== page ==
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Indiana House Republicans vote to further restrict mail-in voting

Brandon Smith
IPB News
Lawmakers on the Indiana House floor debate a bill to further restrict vote-by-mail.

Listen to the broadcast version of this story.

House Republicans voted Monday to further restrict when Hoosiers can vote by mail.

The GOP wants to encourage in-person voting – but Democrats call the measure “voter suppression.”

Currently, there are several reasons Hoosiers are allowed to cast a mail-in ballot. One is if you won’t be available to vote on Election Day. Under a bill, HB 1116, headed to the Senate, you would now also have to attest – under penalty of perjury – that you won’t be available to vote in-person any time in the 28 days before the election.

Rep. Tonya Pfaff (D-Terre Haute) said that’s going the wrong way.

“Most voters won’t risk trying to figure out their calendars, transportation needs, child care, work schedules just so they can request an absentee ballot," Pfaff said. "Instead, they just won’t vote.”

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House Speaker Todd Huston (R-Fishers) said there are plenty of in-person voting opportunities – which is true in some counties.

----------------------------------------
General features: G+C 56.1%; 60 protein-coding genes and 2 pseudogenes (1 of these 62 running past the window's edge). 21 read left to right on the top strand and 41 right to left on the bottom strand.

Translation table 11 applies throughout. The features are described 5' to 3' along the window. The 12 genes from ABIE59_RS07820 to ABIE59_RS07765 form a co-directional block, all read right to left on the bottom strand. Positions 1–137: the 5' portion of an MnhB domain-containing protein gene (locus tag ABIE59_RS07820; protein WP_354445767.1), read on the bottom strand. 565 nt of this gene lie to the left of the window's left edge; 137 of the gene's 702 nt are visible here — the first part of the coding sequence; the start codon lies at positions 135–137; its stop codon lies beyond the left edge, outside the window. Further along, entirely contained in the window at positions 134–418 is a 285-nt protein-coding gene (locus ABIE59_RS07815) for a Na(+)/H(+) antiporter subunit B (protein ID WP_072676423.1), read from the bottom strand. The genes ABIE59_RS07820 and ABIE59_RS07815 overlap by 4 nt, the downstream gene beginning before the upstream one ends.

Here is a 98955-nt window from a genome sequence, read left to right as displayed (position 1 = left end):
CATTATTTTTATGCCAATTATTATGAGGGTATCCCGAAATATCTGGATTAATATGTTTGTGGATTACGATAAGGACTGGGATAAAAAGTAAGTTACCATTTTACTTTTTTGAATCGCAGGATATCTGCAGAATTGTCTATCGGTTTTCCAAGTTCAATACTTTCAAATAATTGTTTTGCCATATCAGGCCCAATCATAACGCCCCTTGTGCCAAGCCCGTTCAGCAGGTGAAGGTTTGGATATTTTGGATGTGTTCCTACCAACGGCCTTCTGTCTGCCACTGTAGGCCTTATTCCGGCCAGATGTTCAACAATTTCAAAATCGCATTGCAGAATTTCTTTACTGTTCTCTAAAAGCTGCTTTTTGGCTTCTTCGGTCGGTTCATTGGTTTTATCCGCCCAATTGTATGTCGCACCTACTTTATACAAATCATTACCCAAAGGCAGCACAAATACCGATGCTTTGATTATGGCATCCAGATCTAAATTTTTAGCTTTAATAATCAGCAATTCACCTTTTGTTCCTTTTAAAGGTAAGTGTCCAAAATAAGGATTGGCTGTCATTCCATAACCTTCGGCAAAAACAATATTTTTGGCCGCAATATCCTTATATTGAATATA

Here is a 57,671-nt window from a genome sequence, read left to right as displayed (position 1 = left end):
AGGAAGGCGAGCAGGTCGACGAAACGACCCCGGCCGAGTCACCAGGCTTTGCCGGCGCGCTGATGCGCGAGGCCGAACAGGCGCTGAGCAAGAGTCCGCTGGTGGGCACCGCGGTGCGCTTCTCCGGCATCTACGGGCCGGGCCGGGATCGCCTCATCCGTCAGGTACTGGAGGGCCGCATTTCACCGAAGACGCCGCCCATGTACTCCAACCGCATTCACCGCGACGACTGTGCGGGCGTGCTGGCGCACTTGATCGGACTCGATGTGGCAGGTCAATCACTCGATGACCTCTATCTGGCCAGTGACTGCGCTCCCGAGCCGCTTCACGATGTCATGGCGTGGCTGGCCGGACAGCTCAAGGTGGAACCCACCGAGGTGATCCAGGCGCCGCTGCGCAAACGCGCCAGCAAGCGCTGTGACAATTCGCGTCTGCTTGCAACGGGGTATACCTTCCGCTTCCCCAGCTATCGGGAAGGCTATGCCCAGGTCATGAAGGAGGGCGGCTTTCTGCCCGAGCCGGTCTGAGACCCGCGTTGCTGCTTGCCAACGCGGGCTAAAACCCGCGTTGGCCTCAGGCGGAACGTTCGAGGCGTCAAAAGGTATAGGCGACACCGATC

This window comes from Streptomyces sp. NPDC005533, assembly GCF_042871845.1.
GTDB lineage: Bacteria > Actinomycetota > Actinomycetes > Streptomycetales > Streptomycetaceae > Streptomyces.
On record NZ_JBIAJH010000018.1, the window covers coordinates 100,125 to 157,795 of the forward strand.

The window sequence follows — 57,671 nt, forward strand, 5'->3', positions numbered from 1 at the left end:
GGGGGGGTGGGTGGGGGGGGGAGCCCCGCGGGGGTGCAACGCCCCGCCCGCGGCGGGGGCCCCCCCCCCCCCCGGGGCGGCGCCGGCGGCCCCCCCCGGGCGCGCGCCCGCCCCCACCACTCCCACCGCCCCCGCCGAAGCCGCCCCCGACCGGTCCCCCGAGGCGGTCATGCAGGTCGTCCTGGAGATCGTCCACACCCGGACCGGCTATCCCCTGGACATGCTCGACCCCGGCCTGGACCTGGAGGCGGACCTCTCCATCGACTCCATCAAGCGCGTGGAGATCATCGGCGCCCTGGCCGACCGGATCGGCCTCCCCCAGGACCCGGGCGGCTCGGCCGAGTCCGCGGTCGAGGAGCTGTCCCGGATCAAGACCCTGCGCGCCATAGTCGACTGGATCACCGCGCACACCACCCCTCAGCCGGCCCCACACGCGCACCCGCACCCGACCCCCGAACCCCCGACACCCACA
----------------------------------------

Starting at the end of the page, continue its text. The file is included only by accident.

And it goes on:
“Every person in this chamber wants to encourage voting as much as possible. And I’m proud to say, in Indiana, I believe we’ve done that.”

According to the Indiana Civic Health Index, the state recently dropped from 41st to 46th in the country for voter turnout.

Contact reporter Brandon at or follow him on Twitter at @brandonjsmith5.

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Brandon Smith is excited to be working for public radio in Indiana. He has previously worked in public radio as a reporter and anchor in mid-Missouri for KBIA Radio out of Columbia. Prior to that, he worked for WSPY Radio in Plano, Illinois as a show host, reporter, producer and anchor. His first job in radio was in another state capitol, in Jefferson City, Missouri, as a reporter for three radio stations around Missouri. Brandon graduated from the University of Missouri-Columbia with a Bachelor of Journalism in 2010, with minors in political science and history. He was born and raised in Chicago.